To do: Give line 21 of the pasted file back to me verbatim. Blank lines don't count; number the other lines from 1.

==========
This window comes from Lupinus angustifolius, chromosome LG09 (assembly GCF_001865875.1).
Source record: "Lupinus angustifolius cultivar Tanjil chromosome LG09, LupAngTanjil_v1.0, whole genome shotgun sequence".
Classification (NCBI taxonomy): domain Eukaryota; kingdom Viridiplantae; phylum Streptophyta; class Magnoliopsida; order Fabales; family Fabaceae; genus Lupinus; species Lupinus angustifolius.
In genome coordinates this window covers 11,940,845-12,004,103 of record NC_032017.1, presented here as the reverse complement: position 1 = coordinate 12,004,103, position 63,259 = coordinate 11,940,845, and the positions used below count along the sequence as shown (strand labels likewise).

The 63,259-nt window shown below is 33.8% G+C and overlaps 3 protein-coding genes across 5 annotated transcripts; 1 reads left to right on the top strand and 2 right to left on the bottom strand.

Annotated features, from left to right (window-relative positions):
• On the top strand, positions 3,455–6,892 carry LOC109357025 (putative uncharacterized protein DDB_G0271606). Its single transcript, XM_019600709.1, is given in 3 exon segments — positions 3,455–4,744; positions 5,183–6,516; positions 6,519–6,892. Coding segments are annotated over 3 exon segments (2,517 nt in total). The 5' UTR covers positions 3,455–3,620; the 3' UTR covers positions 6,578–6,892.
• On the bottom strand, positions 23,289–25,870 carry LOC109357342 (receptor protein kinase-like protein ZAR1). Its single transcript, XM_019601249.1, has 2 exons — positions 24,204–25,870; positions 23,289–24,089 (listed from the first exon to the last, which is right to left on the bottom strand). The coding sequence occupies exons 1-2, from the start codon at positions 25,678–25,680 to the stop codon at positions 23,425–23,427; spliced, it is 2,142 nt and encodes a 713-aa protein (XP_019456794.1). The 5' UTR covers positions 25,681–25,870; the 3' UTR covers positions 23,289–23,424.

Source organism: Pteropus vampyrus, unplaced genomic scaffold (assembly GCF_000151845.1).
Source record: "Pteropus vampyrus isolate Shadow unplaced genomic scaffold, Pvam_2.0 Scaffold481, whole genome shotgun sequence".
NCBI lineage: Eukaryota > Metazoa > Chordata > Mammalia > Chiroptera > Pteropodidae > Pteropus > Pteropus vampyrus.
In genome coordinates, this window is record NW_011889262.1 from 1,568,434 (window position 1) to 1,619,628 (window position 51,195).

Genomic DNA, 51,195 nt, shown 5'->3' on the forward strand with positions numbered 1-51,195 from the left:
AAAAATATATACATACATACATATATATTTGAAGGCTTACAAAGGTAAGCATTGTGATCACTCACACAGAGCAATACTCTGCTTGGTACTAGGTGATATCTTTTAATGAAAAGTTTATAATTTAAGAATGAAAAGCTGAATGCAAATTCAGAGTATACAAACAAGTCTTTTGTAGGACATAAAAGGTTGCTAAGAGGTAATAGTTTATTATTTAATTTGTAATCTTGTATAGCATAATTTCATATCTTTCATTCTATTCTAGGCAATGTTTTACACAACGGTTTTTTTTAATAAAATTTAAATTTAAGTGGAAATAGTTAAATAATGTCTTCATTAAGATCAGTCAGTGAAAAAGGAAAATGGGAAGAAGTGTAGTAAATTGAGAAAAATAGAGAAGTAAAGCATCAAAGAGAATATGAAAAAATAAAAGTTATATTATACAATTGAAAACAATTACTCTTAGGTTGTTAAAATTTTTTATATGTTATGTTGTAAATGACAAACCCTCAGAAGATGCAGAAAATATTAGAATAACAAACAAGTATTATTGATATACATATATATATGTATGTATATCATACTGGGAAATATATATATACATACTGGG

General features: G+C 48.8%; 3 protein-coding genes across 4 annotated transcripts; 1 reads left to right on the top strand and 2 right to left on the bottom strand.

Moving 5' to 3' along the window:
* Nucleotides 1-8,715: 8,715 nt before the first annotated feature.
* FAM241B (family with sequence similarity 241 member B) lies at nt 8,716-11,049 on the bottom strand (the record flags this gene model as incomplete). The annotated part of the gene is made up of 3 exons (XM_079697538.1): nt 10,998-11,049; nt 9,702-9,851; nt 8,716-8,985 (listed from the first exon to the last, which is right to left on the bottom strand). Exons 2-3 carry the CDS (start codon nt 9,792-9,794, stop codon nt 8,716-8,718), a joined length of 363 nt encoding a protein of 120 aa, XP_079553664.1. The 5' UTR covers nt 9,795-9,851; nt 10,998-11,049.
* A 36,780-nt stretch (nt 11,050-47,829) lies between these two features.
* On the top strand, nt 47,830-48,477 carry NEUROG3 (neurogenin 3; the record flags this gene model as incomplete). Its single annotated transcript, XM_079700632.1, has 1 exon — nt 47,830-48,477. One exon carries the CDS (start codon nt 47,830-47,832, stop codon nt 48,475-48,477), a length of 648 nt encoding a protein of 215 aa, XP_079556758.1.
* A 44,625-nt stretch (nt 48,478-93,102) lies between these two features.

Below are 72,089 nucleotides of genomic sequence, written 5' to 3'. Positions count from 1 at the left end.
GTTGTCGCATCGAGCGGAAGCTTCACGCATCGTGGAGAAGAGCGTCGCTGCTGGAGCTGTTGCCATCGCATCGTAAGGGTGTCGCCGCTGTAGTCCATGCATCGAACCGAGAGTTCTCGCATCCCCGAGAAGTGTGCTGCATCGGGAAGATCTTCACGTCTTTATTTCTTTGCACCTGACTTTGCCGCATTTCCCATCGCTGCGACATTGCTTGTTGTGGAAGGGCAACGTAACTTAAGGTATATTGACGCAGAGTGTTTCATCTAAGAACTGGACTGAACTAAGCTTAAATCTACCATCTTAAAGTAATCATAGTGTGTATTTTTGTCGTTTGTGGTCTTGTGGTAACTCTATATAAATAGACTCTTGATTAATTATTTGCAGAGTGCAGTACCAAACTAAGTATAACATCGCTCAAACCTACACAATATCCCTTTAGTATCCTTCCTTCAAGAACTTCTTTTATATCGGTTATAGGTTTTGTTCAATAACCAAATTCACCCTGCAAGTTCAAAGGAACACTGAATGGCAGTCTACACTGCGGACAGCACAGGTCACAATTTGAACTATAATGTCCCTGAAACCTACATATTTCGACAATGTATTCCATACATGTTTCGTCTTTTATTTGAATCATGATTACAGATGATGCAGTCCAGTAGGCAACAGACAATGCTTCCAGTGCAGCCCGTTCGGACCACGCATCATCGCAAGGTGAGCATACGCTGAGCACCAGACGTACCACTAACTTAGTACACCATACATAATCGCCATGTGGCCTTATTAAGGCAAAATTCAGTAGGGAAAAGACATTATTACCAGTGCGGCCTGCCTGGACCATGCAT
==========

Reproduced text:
* A 44,625-nt stretch (nt 48,478-93,102) lies between these two features.